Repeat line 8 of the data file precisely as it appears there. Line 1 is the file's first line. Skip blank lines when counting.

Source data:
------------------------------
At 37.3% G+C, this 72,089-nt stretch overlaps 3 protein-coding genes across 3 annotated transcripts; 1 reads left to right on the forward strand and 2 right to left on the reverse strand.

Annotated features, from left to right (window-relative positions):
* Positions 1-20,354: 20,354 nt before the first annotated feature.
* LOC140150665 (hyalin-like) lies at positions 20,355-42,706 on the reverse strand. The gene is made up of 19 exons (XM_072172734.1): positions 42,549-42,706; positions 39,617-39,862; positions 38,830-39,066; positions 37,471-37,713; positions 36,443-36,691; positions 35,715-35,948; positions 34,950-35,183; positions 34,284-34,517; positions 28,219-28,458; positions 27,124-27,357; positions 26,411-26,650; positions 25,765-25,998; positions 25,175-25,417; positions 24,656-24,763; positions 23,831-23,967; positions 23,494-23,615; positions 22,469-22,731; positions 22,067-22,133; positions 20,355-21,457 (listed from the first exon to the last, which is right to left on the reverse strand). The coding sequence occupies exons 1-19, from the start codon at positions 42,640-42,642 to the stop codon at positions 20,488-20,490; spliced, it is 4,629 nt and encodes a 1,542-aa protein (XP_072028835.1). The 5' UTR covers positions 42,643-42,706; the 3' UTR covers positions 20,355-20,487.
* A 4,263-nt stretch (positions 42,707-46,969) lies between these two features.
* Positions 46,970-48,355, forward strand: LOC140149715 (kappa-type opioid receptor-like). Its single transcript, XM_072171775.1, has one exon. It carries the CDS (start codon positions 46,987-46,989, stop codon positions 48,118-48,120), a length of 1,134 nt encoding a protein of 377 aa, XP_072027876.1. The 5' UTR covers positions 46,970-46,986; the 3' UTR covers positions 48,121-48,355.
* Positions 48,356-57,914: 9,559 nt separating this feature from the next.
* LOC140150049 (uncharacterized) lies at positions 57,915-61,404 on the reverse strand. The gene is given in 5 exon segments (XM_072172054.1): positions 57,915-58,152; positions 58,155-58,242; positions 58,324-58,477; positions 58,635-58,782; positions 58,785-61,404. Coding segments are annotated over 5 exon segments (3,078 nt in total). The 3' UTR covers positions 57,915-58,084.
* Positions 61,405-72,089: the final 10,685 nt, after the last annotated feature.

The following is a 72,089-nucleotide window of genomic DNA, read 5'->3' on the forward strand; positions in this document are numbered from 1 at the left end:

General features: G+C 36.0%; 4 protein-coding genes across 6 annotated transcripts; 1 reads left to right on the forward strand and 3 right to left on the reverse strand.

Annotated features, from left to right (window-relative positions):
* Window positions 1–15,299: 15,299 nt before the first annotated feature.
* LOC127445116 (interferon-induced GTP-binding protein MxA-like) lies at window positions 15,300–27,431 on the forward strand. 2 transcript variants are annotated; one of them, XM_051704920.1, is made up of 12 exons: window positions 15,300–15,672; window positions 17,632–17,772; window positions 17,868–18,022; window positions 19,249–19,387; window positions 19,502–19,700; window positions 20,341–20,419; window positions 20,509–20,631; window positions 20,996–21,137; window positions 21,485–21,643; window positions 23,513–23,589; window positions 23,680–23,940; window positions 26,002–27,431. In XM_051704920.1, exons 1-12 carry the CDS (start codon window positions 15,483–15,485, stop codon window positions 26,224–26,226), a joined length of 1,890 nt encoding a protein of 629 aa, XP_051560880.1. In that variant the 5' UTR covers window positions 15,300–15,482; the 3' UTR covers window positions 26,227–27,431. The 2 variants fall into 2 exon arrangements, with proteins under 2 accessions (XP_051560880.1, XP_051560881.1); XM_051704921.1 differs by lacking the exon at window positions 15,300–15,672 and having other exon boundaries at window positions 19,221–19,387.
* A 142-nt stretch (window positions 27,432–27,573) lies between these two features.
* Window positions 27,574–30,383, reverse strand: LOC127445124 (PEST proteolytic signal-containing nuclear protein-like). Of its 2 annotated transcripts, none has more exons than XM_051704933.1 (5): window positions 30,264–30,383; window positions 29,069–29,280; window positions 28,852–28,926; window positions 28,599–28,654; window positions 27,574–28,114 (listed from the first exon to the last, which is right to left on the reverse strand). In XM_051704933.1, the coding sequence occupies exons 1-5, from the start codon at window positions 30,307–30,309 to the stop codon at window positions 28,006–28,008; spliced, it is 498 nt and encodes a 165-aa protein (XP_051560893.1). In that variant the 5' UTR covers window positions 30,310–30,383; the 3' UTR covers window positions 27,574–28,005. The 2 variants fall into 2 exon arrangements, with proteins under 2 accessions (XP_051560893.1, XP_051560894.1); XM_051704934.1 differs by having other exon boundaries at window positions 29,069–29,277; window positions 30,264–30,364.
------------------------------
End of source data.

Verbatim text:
* LOC140150049 (uncharacterized) lies at positions 57,915-61,404 on the reverse strand. The gene is given in 5 exon segments (XM_072172054.1): positions 57,915-58,152; positions 58,155-58,242; positions 58,324-58,477; positions 58,635-58,782; positions 58,785-61,404. Coding segments are annotated over 5 exon segments (3,078 nt in total). The 3' UTR covers positions 57,915-58,084.